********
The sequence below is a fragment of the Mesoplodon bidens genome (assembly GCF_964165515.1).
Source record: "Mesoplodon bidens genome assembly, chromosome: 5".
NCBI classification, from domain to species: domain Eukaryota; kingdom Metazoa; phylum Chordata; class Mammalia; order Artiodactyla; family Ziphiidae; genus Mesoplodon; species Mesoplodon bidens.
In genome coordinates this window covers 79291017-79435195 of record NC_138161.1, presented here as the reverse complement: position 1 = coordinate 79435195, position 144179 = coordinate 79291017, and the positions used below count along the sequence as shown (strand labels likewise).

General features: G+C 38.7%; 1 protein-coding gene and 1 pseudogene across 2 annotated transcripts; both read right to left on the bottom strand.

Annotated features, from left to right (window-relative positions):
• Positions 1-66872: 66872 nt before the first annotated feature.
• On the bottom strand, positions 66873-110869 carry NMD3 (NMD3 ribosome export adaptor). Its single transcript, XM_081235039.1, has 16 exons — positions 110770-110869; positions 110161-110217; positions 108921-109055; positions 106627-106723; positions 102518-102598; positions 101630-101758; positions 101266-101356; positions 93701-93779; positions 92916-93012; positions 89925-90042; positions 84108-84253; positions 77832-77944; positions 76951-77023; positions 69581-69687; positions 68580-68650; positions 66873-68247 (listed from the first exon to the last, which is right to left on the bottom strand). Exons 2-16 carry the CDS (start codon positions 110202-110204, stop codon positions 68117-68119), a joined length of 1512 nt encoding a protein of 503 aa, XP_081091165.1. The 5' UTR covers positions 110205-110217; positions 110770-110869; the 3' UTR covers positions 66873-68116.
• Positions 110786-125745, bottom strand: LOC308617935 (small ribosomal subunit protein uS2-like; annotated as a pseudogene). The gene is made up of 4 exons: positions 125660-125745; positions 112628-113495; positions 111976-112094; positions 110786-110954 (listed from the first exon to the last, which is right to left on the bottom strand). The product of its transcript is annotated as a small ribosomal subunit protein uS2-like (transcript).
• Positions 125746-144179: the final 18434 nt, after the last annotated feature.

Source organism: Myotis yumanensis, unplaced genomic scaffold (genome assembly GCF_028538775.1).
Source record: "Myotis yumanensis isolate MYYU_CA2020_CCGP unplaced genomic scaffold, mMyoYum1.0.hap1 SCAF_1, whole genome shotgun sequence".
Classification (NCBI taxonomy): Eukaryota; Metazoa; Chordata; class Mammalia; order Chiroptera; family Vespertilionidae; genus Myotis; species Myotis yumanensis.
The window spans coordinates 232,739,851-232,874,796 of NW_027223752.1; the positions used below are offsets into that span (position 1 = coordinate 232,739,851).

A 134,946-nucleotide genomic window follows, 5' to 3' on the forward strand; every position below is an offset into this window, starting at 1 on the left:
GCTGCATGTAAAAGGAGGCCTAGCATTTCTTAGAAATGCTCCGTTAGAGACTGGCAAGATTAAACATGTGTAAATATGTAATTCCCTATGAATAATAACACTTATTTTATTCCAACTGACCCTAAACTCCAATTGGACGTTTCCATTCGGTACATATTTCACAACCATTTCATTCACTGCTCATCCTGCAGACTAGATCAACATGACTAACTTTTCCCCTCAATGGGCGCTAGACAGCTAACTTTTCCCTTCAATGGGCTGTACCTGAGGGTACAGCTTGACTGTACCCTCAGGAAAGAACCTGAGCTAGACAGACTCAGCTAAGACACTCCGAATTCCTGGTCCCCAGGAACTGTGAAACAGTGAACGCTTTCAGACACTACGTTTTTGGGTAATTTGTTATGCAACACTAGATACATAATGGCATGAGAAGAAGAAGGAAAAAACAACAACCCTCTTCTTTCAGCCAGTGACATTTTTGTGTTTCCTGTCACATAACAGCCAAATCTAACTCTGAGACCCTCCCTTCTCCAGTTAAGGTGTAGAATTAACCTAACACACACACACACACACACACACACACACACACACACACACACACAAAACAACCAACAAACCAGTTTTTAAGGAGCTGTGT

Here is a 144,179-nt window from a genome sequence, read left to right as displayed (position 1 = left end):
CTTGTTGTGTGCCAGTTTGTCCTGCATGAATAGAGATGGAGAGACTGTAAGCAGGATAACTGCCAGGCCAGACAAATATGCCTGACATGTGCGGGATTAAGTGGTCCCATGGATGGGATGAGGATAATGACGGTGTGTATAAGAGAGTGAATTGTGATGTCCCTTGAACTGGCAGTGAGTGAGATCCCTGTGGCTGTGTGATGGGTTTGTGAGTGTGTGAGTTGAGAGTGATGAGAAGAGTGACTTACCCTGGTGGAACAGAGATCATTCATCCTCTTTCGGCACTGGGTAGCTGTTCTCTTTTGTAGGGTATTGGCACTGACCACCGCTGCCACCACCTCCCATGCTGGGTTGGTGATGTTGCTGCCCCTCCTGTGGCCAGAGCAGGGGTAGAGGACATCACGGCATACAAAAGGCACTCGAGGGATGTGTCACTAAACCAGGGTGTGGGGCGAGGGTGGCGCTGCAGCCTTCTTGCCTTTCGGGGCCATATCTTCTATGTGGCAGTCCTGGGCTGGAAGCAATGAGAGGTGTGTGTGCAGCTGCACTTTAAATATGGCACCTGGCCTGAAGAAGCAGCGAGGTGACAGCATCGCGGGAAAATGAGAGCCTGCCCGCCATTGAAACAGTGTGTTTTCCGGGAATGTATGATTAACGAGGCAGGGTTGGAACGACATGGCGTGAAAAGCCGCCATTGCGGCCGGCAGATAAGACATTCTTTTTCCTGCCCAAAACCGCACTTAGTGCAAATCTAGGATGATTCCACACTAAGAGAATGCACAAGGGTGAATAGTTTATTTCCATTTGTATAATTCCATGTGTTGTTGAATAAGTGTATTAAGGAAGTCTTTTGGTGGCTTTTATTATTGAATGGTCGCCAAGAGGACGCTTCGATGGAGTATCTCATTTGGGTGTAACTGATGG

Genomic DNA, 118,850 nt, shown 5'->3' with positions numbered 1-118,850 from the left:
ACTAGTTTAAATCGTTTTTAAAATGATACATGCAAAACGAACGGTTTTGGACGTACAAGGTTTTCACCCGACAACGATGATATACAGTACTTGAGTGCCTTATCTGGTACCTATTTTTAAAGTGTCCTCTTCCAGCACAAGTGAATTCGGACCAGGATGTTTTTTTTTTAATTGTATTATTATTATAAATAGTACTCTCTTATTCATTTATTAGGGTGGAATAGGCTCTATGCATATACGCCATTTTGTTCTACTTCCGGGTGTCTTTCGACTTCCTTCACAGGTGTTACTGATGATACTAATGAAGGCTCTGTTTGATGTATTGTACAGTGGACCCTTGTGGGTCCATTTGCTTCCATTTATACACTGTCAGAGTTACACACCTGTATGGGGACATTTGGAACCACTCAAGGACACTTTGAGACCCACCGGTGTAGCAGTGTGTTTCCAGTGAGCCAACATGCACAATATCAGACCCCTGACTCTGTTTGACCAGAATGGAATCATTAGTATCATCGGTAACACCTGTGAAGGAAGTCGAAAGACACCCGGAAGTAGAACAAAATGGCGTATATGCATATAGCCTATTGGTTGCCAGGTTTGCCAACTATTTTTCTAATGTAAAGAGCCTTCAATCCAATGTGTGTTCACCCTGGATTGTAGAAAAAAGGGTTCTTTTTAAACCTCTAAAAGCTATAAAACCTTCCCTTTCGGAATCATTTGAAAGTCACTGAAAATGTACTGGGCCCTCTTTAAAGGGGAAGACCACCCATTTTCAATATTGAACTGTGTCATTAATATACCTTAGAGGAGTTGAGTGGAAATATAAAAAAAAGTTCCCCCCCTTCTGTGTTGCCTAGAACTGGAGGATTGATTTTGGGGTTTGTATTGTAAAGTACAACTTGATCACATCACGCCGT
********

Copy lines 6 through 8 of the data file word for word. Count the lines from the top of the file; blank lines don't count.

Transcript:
Annotated features, from left to right (window-relative positions):
• Positions 1-66872: 66872 nt before the first annotated feature.
• On the bottom strand, positions 66873-110869 carry NMD3 (NMD3 ribosome export adaptor). Its single transcript, XM_081235039.1, has 16 exons — positions 110770-110869; positions 110161-110217; positions 108921-109055; positions 106627-106723; positions 102518-102598; positions 101630-101758; positions 101266-101356; positions 93701-93779; positions 92916-93012; positions 89925-90042; positions 84108-84253; positions 77832-77944; positions 76951-77023; positions 69581-69687; positions 68580-68650; positions 66873-68247 (listed from the first exon to the last, which is right to left on the bottom strand). Exons 2-16 carry the CDS (start codon positions 110202-110204, stop codon positions 68117-68119), a joined length of 1512 nt encoding a protein of 503 aa, XP_081091165.1. The 5' UTR covers positions 110205-110217; positions 110770-110869; the 3' UTR covers positions 66873-68116.